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The Queue: The one with a bird on it


Welcome back to The Queue, the daily Q&A column in which the WoW Insider team answers your questions about the World of Warcraft. Your host for today is the newly pierced Fox Van Allen.

For those of you who don't know, I live in Somerville, Massachusetts. It's an urban hipster oasis immediately west of Boston. We have stores that specialize in selling cheese. We have a coffee shop where you get served inside an abandoned bank vault. We've converted every inch of abandoned factory space into million-dollar lofts. And yes, we have lots and lots of craft stores where you can buy ridiculous crap with birds on it.

Why birds? Well, according to the above clip from IFC's Portlandia, everything's better (and carries more hipster cred) when you put a bird on it. We'll test out that theory in today's The Queue.

Tee asked:

Is Blizzard planning on doing anything for leveling scribes to address the current situation with Books of Glyph Mastery? Since most people have moved on from Northrend content, the books are in short supply ... there are only a few on the auction house at any given time and they're ridiculously expensive. Is Blizzard really going to make me spend tens of thousands of gold to buy 54 books to get access to those glyphs? I thought I remembered someone saying during a BlizzCon panel that they were going to make those glyphs available in a different way for Cataclysm, but I may have been dreaming that.

For the time being, it looks like Books of Glyph Mastery continue to work as intended. They're still available (but are increasingly expensive) on the auction house, and they still drop out of Northrend mobs. There will always be players out there discovering them, even if not in the same quantity as we were used to in Wrath.

On my server (Proudmoore), Books of Glyph Mastery start at 200 gold and go up quickly from there. On other servers, the prices start much higher. It's an expensive item to buy, but it's not unusual these days to see certain rare glyphs selling for well over 100 gold. If you're an obsessed completionist like I am, I'd suggest buying the books now and making the money back by making and selling the glyphs you learn. The prices seem unlikely to drop in the near future.

Ultimately, if supplies of these books fall to an unreasonable level, and if the people who already know the glyphs disappear from the game, I'd anticipate we'll see Blizzard institute a fix. The drop rate of Books of Glyph Mastery have been already buffed once; there's no reason why it couldn't be altered again if needed. Certainly, though, nothing is planned for the books in 4.0.6.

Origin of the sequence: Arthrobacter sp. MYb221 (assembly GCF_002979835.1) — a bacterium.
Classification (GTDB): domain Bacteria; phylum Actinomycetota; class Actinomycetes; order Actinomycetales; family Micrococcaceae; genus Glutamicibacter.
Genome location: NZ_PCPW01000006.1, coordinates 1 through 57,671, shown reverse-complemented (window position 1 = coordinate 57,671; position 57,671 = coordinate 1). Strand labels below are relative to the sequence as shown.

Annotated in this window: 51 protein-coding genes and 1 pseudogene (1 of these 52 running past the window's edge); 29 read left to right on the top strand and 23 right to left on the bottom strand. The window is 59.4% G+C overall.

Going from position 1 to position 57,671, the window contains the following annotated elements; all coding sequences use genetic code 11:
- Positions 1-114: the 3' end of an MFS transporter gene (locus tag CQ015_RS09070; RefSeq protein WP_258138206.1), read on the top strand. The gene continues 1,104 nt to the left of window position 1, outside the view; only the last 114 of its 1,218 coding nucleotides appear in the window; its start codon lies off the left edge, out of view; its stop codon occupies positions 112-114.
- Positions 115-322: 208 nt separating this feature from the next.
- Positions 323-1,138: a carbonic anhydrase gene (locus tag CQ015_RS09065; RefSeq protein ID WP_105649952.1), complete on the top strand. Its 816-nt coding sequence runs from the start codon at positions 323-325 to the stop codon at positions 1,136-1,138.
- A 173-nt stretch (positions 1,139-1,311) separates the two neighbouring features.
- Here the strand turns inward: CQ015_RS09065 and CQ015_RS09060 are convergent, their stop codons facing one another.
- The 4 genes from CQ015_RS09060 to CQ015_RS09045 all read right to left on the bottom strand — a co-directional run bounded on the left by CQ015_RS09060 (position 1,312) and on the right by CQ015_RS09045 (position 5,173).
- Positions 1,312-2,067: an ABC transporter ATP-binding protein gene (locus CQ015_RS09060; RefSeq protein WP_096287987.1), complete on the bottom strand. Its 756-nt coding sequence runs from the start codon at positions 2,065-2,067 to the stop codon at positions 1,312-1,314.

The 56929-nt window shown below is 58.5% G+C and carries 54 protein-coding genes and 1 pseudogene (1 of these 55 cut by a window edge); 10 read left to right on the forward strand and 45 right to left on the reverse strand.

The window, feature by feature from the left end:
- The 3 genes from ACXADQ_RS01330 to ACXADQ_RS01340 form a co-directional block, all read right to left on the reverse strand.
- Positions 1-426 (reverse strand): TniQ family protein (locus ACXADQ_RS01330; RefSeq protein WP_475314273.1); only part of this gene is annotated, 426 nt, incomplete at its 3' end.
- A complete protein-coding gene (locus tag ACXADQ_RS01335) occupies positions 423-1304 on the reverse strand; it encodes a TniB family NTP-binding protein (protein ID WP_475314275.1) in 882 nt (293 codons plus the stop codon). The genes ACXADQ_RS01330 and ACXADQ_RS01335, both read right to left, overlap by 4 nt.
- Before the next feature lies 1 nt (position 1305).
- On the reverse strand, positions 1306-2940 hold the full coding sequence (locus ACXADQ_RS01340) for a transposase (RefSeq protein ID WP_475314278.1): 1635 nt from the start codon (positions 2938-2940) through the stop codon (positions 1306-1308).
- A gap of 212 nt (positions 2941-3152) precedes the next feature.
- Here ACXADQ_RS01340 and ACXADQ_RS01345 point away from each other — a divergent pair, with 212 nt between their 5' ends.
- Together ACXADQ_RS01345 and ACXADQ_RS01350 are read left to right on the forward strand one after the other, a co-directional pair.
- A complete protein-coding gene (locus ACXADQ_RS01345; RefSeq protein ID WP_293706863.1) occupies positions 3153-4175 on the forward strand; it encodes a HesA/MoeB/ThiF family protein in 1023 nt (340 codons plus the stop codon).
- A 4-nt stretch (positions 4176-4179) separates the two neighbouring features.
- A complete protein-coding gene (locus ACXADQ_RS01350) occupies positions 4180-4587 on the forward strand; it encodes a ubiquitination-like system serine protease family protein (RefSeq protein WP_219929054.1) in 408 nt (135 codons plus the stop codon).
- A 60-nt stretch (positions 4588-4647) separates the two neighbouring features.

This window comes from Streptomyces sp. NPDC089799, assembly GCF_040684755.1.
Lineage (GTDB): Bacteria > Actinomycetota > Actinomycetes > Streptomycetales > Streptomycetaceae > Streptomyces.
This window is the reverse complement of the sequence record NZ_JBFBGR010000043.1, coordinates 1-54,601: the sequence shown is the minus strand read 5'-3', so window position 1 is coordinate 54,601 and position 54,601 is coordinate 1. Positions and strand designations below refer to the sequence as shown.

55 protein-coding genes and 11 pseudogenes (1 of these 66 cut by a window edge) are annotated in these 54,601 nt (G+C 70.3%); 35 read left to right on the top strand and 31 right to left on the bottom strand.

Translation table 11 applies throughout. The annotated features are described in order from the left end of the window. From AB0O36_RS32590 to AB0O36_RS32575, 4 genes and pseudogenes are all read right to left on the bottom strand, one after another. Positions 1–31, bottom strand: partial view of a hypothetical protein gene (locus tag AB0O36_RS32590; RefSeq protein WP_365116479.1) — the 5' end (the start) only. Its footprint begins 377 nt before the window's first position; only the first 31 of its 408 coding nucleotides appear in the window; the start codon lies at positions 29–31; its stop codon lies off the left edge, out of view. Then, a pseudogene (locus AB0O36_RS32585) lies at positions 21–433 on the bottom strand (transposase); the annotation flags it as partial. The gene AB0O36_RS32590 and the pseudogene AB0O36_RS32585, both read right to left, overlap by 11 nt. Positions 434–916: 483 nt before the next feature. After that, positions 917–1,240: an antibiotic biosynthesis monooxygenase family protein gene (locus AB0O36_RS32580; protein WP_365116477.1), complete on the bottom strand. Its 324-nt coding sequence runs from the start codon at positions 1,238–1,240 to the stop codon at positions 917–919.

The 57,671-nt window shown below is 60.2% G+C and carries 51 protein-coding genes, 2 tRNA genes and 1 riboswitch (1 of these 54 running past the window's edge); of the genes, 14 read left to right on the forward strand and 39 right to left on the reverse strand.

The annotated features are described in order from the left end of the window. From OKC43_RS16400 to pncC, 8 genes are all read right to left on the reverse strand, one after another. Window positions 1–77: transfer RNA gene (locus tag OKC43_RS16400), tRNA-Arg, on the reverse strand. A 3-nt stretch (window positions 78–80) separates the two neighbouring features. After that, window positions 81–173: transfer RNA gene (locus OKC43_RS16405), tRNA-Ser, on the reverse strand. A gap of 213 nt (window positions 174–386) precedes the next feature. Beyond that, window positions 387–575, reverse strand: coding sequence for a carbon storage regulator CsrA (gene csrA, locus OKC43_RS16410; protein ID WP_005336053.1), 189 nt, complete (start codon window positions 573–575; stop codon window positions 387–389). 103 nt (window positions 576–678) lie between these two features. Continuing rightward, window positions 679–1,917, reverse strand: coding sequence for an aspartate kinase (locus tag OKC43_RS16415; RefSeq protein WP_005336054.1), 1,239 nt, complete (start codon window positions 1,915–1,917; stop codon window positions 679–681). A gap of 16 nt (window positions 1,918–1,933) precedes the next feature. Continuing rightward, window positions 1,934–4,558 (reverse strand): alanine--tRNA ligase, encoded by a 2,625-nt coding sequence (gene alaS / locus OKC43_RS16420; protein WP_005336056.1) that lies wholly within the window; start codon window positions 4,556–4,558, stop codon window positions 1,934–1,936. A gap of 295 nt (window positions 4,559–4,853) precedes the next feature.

raposo02790 asked:

The Beatles or The Who?

Neither. Stevie Nicks now, Stevie Nicks forever.

Tim {the other Tim} asked:

I don't feel right saying, "looking for a 'pro' DPS." What are some non-douchey ways to ask trade if they would like to fill an open spot in your guild raid? Saying "looking for a competent player" doesn't sound right.

Finding a warm body to fill a raid vacancy is simple. Finding a good player to fill a vacancy ... well, that's a bit harder, especially at this point in time in the expansion. The best, most experienced players are already in raid groups.

There's really no way to craft your request to guarantee that only good players will reply, but that doesn't mean you have to settle for an unknown quantity. Just be honest in your trade message. I'd include the fact that it's a "guild run" -- better players prefer running with an established team to being thrown into a group of nine PUG strangers of unknown skill. You should be somewhat specific about your ideal candidate. A good ad might look something like this: "Looking for experienced shadow priest for guild run of BWD; must know fights. PST."

Once someone replies to your ad, do a little bit of legwork. Ask your prospective PUG raider what fights they've beaten/experienced and how long they're willing to stay. And be sure to run a quick armory search! A good PUG raider candidate should at least have spec-appropriate glyphs, spec-appropriate enchants, and spec-appropriate gems. That doesn't guarantee a good player, but it'll help weed out lazy candidates and those who don't know their class.

The kind of player you want to raid with won't mind waiting a few moments for you to run an armory search and won't mind you asking a few questions. Just be courteous and fair with the people who message you, and you'll be fine.

Have questions about the World of Warcraft? The WoW Insider crew is here with The Queue, our daily Q&A column. Leave your questions in the comments, and we'll do our best to answer 'em!

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